And the confused looks I get when the “web guy” asks them why exactly they need a website, or what benefit they are hoping to get from using a discussion forum, or what message are they hoping to put out on Twitter that warrants the quantity of work required to do so — those looks get me every time.
See, technology is usually the easy part. If the business process is well understood, then building the technology is a matter of finding an algorithm that converts one thing into another thing. A website might be “required” when a business is trying to provide authoritative information, structured data, or access to downloadable forms to users. A discussion forum might be highly useful when the business process calls for a clear need for providing informal interactive support and discussion between customers and the business. And despite my almost uniform reluctance to recommend it, social media platforms do have a clear place in business for things like clear-headed and balanced reaction to quickly moving or controversial topics of interest to clients and customers.
Novel technology is a challenge, of course, but it’s a challenge that is almost always supported, direct, and manageable if the person implementing that technology understands the exact need — the starting point and ending point for what that technology is trying to accomplish — before the technology is designed to begin with.
Trying to wrap a business process around the vague desire to include an existing technology, on the other hand: can anyone say “square peg into a round hole?”
Here we are in the last weeks of June… Summer has officially arrived, school is out for the season, the days grow a little more lazy and for the second year in a row I continue partaking in my daily blogging exercise, marginally focused along a question-and-answer theme I’ve simply called Those 30 posts in June. Still no planning. Still no writing of these words days in advance. Still just this: each day a meanderingly vague prompt drives a meanderingly vague post… and today that post just happens to be:
June 23rd // Something You Want To Read
Despite raving the other day about “Feeling: Social” I must admit I have something of an irrational hate-on for most social networking sites. Okay, sure I’ve been playing nice with Google Plus and Twitter lately. But many of my feeps on Facebook will notice that I don’t really participate on that site much anymore.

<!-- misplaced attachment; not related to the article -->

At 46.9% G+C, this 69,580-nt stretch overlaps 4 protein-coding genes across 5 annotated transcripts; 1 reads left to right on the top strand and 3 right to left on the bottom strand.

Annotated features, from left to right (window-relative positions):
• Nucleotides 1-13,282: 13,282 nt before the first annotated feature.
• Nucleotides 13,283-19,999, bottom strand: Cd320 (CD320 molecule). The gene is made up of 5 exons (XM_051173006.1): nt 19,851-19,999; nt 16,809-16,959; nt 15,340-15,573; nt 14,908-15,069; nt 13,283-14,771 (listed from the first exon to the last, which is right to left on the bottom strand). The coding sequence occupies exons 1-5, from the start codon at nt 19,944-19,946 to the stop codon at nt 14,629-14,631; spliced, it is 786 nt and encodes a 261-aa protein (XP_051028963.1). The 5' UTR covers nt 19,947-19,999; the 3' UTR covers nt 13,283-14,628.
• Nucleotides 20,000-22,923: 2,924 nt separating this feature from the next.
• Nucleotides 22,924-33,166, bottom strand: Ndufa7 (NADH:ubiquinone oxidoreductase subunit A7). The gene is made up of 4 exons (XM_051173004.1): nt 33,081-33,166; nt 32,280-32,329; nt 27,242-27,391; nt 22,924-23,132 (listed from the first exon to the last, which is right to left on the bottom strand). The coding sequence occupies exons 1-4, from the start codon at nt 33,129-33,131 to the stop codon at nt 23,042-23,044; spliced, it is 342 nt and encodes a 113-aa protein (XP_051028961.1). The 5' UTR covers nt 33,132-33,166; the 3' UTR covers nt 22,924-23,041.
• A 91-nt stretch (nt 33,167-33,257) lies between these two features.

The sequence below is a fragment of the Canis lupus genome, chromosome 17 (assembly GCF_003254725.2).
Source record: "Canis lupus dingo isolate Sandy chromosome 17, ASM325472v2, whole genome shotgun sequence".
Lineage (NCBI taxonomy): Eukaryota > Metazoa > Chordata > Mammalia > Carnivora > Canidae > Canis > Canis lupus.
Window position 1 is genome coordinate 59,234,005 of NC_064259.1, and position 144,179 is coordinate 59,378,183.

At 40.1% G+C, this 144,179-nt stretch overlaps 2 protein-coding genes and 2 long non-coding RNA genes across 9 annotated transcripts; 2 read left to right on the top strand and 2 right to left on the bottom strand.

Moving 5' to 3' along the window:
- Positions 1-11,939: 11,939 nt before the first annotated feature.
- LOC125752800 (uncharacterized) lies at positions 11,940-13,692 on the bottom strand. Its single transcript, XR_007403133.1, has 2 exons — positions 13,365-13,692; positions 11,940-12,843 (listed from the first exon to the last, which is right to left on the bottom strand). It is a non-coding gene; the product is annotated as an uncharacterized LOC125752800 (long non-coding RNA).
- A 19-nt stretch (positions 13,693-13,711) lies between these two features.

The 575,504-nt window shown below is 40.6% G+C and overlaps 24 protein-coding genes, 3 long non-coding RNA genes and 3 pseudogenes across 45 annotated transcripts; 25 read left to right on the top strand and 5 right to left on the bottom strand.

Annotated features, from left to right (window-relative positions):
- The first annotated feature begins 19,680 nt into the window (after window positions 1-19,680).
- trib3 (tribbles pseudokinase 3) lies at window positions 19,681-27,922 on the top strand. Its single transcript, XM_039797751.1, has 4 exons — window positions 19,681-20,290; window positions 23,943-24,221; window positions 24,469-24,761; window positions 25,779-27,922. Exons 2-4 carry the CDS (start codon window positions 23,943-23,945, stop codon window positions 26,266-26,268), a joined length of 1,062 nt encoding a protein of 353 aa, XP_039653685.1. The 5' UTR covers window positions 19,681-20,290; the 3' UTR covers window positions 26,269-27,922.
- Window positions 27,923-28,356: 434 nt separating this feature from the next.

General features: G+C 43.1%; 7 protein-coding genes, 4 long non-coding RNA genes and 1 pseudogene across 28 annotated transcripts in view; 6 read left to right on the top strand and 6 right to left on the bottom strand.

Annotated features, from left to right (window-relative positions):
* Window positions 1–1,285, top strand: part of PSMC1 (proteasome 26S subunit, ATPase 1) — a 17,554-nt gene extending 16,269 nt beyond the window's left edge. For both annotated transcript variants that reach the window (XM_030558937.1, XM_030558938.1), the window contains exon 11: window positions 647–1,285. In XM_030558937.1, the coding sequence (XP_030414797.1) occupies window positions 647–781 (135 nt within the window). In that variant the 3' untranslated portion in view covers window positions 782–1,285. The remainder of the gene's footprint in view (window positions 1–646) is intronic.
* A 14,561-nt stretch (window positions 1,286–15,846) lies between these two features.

Frankly, I don’t have a good reason besides this: I’m a social media snob. Yeah, that’s right. I fully admit it. I’ve come to conclude that after four years, the likes of Facebook and its ilk has left me nothing of digital worth. It’s vapor. It’s nothingness. It’s lost data.
Let’s compare; I’ve been writing this blog for eleven years, give or take. Whether or not YOU’ve been reading for any significant portion of that time, I can pretty much guarantee you that I have been present for all of it. And, despite my sporadic participation currently, I will lay claim to the fact that my early forays into Facebook were pretty much in the realm of a last wave of early adopters. I think I have a good idea what I’m talking about.
So, I dig through my archives on all my social sharing sites, this blog being the primary site, and what do I find? Hmmm… Facebook, is a linear collection of my stream-of-consciousness drivel. Twitter is short and even more drivel-esque. Google Plus is still pretty recent, but mostly more drivel. And then — to keep this simple because I could list about thirty more sites here — my blog is a fairly neat and orderly collection of some very well fleshed out… well, drivel.
It’s all drivel. But my best drivel is on my blog. And the rest? If it disappeared tomorrow I wouldn’t bat an eyelash.
But the problem isn’t that it’s lower grade drivel. The problem is that everyone has fallen into that drivel trap. Sure, there are a few people posting moderate quality stuff on social media, but — look deeply into the mirror and admit it to yourself — you’re probably not one of those people. You’re writing drivel, too. And you’re plus-one-ing, liking, or retweeting everyone else’s drivel. And… ug!
So, I’m left with a bunch of people who have interesting lives and interesting things to say about their lives swirling around my various social circles and most — too many — of those folks are dumping fragmented pieces of their thoughts into the net as Facebook drivel or Twitter drivel instead of taking advantage of some AMAZING communications technology to write and share and think aloud in a vast international space.
I’m trying to set an example here.
And every so often I kind wish more people were writing more stuff, rather than just brain-farting into the vapid social media spaces, and ultimately doing little more than feeding the corporate content giants getting rich of your mind gas. I set an example because I really do want to read your stuff. You just need to write it first.
Ah, June… Summer is at our doorstep, the days are (almost all of them) seeming to get a little bit longer, and for the second year in a row I am partaking in my daily blogging exercise, marginally focused along a theme I’ve simply called Those 30 posts in June. No planning. No writing stuff days ahead. Just this: each day a meanderingly vague prompt drives a meanderingly vague post… and today that post just happens to be:
June 20th // Something You Are Feeling
I’ll tell you a secret… I’m an introvert. No, really. As negative a connotation as that has in our modern society — what with type-A, fast-talking, energetic-party-people being the gold standard by which most are judged in western culture — I’m not completely afraid of admitting that. Most anyone who knows me — personally, I mean — knows this fact. It probably wouldn’t surprise too many others.
But I’ve been lingering in the public sphere more and more these days.
I’ve been tweeting, plus-one…ing, and generally posting a crap-load of content to various blogs, galleries, and content collections. I’ve been feeling very social lately.
And this collides in a epic explosion of sparks and data with my — ahem — introverted personality. I’m just not used to being public.